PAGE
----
69: Lazy Sunday

on September 20, 2007 in 03: Virginal

In Which You’d Really Suspect I’d Make Some Kind Of Cheap Innuendo With The Chapter Title, But I Don’t

Amaranth was unable to find the sought-after article, but had pulled excerpts from a few other publications that she evidently thought would make interesting reading material for her celestial matron. It was a weird thing to even think about, but I couldn’t come up with a more sincere offering for Amaranth to make.

I stuck with the golem lore as long as I could, but eventually my concentration waned and I drifted over to the crystal balls, and Amaranth followed. It was much the same as it had been before. She came and went, flipping through a random series of events and telling me odd facts and opinions on odd facts. She seemed to be interested in insects at the moment. Here was a moth that lived on tears, and here was a butterfly that fed on decaying flesh, and one that fed on blood… that one gave me a start, but she didn’t notice.

Two didn’t look up from the demon book once between when I gave it back to her and when Amaranth announced we should head back if we wanted to get lunch. I took the more useful of the two golem reference books, as well as the book on ethics. Amaranth volunteered to carry the posters. I watched, waiting for her to stick them where ever it was that she put stuff, but it looked like she was really just going to carry them. Of course, the very next time that I glanced at her after having given up, they were gone.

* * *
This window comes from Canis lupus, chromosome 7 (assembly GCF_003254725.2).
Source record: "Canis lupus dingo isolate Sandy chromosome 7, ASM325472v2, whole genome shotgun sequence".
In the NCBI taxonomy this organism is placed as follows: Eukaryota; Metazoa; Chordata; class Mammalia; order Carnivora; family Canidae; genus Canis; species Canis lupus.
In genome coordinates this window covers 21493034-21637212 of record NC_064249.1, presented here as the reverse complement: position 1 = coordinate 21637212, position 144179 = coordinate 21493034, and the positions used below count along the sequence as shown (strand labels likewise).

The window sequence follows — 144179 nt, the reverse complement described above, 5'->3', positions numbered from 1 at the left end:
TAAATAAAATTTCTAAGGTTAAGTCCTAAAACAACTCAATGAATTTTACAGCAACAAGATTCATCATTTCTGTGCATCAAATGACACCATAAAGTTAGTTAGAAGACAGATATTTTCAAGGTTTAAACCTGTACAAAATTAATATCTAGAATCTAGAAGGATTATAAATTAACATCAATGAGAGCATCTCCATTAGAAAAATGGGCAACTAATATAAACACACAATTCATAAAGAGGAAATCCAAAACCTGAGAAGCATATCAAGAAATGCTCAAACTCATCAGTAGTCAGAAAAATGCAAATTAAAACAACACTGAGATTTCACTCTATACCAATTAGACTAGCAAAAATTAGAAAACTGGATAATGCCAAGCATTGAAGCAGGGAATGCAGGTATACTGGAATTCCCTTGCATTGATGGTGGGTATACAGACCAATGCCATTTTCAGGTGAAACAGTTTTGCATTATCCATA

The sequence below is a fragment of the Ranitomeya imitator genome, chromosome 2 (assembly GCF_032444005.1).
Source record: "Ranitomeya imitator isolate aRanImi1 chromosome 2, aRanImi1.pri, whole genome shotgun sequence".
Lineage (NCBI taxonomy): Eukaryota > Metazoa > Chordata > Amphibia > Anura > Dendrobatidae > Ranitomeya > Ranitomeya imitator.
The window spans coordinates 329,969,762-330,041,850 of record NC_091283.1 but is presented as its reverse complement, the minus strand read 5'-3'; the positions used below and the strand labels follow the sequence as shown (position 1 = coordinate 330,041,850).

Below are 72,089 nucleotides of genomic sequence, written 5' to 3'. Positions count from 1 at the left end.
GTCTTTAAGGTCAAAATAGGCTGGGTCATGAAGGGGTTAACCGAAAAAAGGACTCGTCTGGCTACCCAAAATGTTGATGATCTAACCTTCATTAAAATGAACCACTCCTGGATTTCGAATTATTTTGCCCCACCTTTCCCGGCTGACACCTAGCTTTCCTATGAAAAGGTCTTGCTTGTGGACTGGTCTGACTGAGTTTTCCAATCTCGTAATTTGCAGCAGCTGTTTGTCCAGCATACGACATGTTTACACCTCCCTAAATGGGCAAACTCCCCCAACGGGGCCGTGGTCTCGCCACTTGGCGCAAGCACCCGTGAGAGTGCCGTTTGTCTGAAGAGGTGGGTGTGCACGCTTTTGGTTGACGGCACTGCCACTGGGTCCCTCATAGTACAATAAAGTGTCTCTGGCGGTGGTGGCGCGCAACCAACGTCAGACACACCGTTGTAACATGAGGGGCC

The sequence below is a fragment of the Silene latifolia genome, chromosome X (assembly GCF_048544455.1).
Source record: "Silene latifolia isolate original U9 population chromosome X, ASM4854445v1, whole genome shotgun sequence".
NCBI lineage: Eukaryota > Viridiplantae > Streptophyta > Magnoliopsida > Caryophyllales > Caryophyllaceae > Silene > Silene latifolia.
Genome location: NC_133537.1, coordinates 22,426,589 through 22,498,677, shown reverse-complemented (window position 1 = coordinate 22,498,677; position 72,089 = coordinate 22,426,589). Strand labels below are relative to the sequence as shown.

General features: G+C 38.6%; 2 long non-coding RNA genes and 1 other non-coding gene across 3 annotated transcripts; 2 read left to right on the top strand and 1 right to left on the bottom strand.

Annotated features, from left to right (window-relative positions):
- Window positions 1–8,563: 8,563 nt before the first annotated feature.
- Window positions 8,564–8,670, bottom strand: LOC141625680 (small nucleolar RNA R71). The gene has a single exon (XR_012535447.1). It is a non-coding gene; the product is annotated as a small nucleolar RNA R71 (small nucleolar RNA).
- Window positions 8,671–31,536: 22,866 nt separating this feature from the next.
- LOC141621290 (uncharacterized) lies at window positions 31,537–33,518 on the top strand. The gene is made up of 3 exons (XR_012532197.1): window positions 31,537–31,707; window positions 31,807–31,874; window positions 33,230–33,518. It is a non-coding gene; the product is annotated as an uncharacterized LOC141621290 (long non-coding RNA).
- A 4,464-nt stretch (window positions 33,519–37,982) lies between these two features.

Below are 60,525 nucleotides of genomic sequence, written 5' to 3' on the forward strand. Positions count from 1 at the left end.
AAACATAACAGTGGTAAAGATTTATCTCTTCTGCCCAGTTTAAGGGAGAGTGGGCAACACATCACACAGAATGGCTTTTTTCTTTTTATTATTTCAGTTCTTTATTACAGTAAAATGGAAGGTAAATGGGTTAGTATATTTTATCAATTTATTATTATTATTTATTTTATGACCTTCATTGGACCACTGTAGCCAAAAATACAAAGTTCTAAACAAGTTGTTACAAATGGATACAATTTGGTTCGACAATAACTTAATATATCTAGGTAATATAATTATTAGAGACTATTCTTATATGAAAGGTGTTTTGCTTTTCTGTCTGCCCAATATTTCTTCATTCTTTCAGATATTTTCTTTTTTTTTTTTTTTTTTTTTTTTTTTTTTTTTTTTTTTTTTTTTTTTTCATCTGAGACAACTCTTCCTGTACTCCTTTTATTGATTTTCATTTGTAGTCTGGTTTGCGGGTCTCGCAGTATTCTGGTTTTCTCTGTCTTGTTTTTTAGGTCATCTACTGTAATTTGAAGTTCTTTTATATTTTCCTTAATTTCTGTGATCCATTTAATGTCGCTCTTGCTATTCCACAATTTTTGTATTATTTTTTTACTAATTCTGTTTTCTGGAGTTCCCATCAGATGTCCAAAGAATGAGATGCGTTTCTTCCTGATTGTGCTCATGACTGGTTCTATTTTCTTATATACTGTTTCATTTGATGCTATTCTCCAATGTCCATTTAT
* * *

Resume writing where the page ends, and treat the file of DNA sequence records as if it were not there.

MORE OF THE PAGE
Two had to use both arms to carry her weighty tome, so we weren’t holding hands, but she walked as close to me as she could, to the point where our arms kept running into and rubbing against each other. I found this closeness strangely comforting. Putting our relationship into words had changed something, it seemed. I will admit that for most of the time I’d known her, Two had just kind of been there. Now, she was there. No “just kind of” about it.

As we walked, I told Amaranth the full story of how I’d calmly confronted the two CSC members about the lack of posters in Harlowe Hall. The sheer amount of pleasure I felt at her pride surprised the heck out of me, on top of rendering me pink in the face and incoherent for about a minute and a half. I felt as good to have pleased her with my restrained approach as I’d felt lousy about hurting her when I lost my temper at the Mechans.